Asian stock markets to remain buoyant, says JP Morgan


  • Business
  • Wednesday, 03 Dec 2003

BY K.P. LEE

HIGH liquidity, stronger currencies and robust domestic growth will keep Asian stock markets buoyant next year notwithstanding anticipated interest rate hikes and political concerns in certain parts of the region. Investor interest will also be shifting from cyclical beta stocks to those with long-term growth potential. 

These are some of the significant trends highlighted by J.P. Morgan in its Investment Theme for 2004 report, which said equity markets in the region could be in for a good year ahead, with the KLSE leading the table of top gainers. 

Indeed, the firm is unambiguous in its optimism about the markets.  

“We believe that Asian economies, with a few exceptions, offer higher sustainable growth than OECD (Organisation for Economic Cooperation and Development) countries,” it said.  

“This growth premium, when combined with better capital management, should result in superior equity returns.” 

The investment firm noted that Malaysia, on which it has an overweight call, was a beneficiary of high liquidity and new flows of foreign funds which should “spill over” to the stock market. 

The KLSE Composite Index (CI) was forecast to rise some 40% to 1,100 points next year with property and banking counters among the main beneficiaries as the wealth effect from the appreciating stock market – estimated by J.P. Morgan to be in the region of US$100bil over the past six months – translate into house sales.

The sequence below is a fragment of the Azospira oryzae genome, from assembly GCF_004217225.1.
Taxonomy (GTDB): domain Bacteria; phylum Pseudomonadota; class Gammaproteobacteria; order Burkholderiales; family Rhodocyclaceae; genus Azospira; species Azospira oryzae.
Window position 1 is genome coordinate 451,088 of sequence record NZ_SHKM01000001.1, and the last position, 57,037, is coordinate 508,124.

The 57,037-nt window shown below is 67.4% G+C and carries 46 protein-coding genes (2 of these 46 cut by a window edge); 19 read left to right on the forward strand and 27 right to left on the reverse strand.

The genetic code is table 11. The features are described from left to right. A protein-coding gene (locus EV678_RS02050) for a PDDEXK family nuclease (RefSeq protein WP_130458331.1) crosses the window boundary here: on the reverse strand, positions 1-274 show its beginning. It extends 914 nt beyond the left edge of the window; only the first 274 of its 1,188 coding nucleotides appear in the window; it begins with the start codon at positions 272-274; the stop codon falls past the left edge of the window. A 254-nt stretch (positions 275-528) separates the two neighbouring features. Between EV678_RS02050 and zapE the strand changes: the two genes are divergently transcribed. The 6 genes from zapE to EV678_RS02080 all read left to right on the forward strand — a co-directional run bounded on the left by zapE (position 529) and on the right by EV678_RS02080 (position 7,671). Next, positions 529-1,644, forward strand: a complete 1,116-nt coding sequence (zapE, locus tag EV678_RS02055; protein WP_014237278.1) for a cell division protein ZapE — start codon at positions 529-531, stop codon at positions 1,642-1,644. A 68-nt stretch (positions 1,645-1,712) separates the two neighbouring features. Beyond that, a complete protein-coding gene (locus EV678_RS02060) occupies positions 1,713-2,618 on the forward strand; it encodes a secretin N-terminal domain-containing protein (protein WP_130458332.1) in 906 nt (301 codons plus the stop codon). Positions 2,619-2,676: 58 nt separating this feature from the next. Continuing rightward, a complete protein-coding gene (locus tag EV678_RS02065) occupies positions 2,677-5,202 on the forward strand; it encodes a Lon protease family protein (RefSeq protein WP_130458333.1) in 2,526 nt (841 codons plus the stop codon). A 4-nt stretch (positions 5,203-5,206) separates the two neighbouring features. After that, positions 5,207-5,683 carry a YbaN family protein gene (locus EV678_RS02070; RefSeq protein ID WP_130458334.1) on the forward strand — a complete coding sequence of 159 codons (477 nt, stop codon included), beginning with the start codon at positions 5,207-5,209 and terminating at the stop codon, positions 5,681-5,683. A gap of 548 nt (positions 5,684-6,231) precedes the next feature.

Asset reflation would be a major market theme over the next 1-2 years, it said.  

“Property prices have historically tended to lag equity prices by about nine months, and if this were to be repeated, we would now be on the cusp of a new property upswing,” it added. 

Elsewhere in the region, the stock markets of Thailand, India and Taiwan were also recommended in the report with an overweight rating, but the underperforming valuations of Australian, Hong Kong and South Korean stocks were less favoured. 

Overall, J.P. Morgan said the characteristics of the region's markets next year would be quite different from this year's rallies which had been riding on the sharp increase in economic confidence and risk appetites. 

“We believe the cyclical beta phase is now complete. 2004 will be about buying sustainable growth at the right price; target alpha not beta,” it said. Cyclical stocks could fall prey to rising interest rates and stronger Asian currencies. 

The firm's currency strategist James Malcolm said the stronger regional currencies would provide confidence to policy-makers to allow their currencies to appreciate. Although the result would be to lower margins for exporters, the capital markets could benefit from a lower level of outward capital movements. And companies with local currency revenue streams would benefit, he said. 

J.P. Morgan said that with elections expected in some countries, some pump-priming would occur, boosting further the domestic economies.  

There was in fact already ample evidence of “accelerating consumption,” said the investment firm. Furthermore, income and employment growth was being leveraged by cheap and abundant consumer credit. 

However, there were likely to be dampeners on equity valuations, it said. One of these was rising interest rates globally, although even that could possibly be mitigated, it added.  

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